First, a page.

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What's on Your Reading List this Summer?

By A. Scott Walton Executive Editor | 7/26/2013, 1:19 p.m.
As evidenced by the stacks of books sent into the Atlanta Voice for review, there’s certainly no shortage of choices.

“Touch Yourself Thirty Ways: To Boldly Live, Love and Let Go!”, by Deya “Direct” Smith, 189 pages.

The founder and CEO of the Miss Black USA pageant employs motivational quotes from the likes of Nelson Mandela, Maya Angelou, Eleanor Roosevelt, Warren Buffett and Beyonce and the biblical verses of Matthew as springboards for encouragement. This multi-faceted read broaches topics as broad as health, finances, career goals and body images to explore and solve the quandaries women must mirror-up to on a day-to-day basis.

“Love Him or Leave Him: But Don’t Get Stuck with the Tab”, by Loni Love, 244 pages.

A broken heart is no laughing matter. But the high-profile actress/comedian Loni Love takes some of the sting out of failed romances with witty remarks and insights that her fellow comic, D.L. Hughley, thinks women should be ‘banned’ from reading. Love pulls no punches in discussing the tricky details of dating, co-habitating, breaking up and moving on. This tome will help some forlorn ladies laugh to keep from crying.

“High on the Hog: A Culinary Journey from Africa to America”, by Jessica B. Harris, 265 pages.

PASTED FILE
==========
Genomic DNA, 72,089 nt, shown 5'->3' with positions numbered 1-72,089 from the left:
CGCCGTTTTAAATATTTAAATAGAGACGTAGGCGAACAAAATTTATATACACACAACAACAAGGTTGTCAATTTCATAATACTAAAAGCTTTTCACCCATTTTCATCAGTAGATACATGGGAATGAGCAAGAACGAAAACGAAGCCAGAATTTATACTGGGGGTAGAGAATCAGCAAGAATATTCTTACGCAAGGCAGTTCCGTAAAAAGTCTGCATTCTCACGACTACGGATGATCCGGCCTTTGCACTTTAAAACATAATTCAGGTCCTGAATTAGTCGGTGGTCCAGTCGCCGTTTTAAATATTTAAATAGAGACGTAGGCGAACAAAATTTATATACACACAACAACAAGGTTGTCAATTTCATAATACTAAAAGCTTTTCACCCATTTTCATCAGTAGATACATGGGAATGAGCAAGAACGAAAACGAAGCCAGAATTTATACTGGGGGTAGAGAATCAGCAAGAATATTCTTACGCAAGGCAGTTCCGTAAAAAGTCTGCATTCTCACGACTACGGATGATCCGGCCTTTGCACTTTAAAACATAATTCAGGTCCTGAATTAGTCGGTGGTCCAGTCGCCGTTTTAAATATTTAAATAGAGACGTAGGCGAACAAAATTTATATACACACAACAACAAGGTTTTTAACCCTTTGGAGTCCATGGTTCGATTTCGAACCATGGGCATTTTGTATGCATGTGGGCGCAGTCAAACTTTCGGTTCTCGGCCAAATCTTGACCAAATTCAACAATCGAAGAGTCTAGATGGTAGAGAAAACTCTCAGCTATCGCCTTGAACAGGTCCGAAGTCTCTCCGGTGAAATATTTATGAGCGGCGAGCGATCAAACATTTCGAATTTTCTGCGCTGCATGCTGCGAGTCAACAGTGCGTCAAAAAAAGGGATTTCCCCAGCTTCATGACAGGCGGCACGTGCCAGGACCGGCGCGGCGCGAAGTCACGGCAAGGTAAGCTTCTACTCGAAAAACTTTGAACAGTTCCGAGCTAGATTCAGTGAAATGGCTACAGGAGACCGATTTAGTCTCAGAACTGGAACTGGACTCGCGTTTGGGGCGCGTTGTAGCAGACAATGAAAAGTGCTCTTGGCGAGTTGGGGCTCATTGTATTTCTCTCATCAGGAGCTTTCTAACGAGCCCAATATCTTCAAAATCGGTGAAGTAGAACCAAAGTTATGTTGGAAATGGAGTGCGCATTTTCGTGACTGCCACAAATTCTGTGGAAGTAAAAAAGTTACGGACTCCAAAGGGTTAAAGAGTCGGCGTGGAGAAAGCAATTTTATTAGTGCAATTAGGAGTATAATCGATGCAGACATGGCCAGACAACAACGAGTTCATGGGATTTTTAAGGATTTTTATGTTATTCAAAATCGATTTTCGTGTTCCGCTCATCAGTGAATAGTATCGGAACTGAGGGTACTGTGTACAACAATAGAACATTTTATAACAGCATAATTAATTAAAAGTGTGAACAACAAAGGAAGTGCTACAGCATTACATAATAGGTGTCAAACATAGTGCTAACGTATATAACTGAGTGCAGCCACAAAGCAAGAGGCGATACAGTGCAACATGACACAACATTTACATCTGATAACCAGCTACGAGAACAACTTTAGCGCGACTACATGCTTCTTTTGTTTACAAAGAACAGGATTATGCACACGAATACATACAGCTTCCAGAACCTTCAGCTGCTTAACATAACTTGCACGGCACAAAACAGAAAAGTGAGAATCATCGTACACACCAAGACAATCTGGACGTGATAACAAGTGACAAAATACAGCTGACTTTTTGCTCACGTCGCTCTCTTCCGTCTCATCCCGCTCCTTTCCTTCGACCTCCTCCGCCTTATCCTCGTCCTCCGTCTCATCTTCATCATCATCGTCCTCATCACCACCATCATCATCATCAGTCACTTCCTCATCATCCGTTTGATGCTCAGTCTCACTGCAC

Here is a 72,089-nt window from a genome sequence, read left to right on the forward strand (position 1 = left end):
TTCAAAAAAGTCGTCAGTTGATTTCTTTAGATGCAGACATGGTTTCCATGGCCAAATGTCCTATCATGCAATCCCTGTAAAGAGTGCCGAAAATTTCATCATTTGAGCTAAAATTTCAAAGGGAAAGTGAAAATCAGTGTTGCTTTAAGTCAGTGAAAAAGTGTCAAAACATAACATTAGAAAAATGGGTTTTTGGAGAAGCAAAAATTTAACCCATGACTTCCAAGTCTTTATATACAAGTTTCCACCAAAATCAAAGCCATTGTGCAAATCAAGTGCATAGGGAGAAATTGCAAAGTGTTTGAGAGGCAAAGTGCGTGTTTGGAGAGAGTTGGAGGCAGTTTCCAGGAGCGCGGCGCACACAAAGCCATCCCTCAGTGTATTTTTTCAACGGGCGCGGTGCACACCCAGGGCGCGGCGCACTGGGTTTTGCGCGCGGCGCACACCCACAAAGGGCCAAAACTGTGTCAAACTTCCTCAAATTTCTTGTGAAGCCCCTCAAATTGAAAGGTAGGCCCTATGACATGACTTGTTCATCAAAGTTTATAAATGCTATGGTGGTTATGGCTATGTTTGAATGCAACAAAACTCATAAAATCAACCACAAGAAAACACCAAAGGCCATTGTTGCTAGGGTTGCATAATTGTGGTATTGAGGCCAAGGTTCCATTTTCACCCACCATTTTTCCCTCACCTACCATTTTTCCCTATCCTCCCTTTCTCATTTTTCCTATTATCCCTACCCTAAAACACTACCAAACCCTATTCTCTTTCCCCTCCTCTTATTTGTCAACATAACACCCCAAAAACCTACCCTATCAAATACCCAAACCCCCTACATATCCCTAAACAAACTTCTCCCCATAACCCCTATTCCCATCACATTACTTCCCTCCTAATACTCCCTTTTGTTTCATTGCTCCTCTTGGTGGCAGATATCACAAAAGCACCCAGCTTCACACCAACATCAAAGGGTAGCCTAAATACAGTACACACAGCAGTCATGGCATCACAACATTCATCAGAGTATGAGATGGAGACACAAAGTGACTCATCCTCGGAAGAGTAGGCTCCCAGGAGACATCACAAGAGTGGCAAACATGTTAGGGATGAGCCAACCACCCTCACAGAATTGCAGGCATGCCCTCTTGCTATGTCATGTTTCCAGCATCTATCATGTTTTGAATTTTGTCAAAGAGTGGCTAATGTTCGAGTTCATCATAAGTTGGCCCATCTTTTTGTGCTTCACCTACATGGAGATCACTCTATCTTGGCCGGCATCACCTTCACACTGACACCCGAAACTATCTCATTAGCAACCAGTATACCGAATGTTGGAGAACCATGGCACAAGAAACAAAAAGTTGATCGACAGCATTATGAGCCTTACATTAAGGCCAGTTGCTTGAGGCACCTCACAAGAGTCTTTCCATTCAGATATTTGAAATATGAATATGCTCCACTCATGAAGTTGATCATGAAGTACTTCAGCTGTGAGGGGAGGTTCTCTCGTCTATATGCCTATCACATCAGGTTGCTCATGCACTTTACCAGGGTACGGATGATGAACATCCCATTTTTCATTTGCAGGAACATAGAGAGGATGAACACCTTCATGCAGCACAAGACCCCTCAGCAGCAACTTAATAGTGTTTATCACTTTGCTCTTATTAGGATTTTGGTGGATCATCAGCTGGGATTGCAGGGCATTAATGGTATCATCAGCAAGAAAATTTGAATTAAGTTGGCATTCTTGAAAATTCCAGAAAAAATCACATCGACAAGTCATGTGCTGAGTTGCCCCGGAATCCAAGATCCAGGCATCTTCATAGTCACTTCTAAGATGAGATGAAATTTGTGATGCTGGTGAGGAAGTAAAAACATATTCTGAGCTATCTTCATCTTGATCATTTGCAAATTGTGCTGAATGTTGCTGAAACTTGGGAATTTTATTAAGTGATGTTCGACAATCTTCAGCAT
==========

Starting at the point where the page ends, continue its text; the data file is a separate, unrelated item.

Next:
Maya Angelou writes in the foreword to this thoroughly-researched book about how soul food customs migrated from the Motherland and evolved in the U.S. that it may turn off readers who collect Harris’ cook books strictly for her recipes. But the way Harris traces history, and explores the bonds people forge between food and each other is something to savor. The recipes may be put on the back burner (pages 247-265), but other ingredients like essays, rare photos and historical analyses make this an appetizing read.

“Drop Dead Gorgeous”, by J.D. Mason, 304 pages.

In this her tenth book, Mason seems to have mastered the formulaic approach to writing pop fiction for the urban market: conceive an empathetic heroine; thrust her into an ill-advised relationship; mix in some intrigue; and put her at a crossroads leading to either damnation or redemption. Davis spins good bedtime yarns, and “Drop Dead…” won’t leave you yawning.

“The Blood of Titans”, by C. Michael Forsyth, 280 pages.

Who said all romance novels geared toward Black readers have to be set in contemporary urban America? Forsyth weaves a reverent tale of love and heartache between an ancient African princess and the Warrior King she adores, while injecting historical perspective on another time and place. This is a refreshing and enlightening spin on common themes of romance, violence, betrayal and ambition.

“Beyond Stereotypes in Black and White: How Everyday Leaders Can Build Healthier Opportunities for African American Boys and Men”, by Henrie M. Treadwell, 250 pages.

As this nation struggles to cope with the Trayvon Martin ordeal’s aftermath, this thoughtful collection of essays that explore real problems and propose real solutions could not be more timely. Treadwell, a Morehouse School of Medicine research professor, has done the nation – not just the Black community – a favor by compiling a wealth of information and presenting it in a digestible manner.